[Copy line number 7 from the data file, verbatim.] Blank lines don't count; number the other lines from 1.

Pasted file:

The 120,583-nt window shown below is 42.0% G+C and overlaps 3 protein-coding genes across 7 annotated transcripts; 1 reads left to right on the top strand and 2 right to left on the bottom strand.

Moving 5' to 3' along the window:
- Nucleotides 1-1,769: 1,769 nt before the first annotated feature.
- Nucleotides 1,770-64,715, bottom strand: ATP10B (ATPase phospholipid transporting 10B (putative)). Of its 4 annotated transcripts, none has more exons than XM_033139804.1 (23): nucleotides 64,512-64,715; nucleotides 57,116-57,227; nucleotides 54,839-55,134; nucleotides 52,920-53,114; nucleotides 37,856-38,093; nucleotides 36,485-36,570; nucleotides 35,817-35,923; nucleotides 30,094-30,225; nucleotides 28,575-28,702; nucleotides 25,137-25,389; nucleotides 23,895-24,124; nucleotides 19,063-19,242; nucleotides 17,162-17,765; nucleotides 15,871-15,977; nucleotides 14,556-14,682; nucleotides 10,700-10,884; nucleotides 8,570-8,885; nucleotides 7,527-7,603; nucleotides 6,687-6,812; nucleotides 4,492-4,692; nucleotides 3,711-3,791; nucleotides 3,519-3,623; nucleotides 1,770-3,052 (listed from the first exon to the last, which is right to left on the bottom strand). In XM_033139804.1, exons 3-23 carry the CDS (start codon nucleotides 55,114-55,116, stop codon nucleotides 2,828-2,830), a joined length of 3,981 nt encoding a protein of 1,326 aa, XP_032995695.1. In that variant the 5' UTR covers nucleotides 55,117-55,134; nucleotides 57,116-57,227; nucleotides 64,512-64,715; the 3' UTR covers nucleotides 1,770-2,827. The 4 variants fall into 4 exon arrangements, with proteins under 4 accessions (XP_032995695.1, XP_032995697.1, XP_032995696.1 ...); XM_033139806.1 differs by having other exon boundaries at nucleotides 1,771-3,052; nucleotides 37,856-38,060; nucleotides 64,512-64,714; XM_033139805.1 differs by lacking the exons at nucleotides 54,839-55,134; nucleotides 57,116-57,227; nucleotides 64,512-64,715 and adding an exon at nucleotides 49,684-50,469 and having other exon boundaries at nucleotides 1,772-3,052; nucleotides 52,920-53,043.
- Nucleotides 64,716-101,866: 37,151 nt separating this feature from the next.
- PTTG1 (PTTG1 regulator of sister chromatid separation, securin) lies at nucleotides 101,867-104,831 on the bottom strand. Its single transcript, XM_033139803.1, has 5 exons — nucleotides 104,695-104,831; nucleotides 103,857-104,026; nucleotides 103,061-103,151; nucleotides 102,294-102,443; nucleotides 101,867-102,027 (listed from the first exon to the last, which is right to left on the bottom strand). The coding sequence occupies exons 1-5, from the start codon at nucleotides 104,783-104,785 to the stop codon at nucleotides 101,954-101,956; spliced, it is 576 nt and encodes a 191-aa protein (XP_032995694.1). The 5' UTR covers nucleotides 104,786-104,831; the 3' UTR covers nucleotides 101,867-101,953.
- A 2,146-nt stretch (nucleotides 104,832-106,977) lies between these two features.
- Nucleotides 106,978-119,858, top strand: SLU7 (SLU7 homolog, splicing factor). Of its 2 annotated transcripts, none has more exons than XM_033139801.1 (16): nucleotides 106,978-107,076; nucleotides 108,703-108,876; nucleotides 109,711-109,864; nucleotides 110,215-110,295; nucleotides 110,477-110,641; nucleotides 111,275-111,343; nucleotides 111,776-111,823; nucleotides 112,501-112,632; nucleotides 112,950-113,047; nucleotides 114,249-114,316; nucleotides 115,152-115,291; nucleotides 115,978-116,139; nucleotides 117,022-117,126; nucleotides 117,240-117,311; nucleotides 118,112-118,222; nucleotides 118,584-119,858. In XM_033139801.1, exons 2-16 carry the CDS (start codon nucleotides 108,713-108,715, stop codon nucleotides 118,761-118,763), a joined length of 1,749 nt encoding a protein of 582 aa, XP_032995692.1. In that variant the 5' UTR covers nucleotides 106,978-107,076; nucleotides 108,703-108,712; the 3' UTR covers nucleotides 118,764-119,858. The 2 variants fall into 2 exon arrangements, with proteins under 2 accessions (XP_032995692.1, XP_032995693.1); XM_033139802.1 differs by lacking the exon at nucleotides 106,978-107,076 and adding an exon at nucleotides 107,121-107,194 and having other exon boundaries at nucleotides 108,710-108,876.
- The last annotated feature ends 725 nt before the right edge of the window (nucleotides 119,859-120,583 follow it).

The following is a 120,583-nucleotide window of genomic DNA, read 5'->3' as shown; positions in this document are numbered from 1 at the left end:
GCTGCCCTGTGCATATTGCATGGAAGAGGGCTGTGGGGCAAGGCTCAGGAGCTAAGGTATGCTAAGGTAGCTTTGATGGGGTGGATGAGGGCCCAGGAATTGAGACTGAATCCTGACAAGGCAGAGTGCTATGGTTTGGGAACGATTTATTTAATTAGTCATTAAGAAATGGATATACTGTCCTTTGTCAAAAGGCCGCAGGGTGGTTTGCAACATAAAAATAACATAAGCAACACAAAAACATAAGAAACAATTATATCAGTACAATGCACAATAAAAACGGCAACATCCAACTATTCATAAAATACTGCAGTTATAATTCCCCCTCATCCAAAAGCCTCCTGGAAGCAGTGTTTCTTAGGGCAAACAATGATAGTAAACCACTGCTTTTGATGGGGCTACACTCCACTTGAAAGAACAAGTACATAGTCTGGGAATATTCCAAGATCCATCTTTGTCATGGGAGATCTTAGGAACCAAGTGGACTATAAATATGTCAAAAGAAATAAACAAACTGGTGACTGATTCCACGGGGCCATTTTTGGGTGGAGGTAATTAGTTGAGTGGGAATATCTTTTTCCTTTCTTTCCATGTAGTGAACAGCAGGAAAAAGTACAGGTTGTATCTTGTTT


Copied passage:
- A 2,146-nt stretch (nucleotides 104,832-106,977) lies between these two features.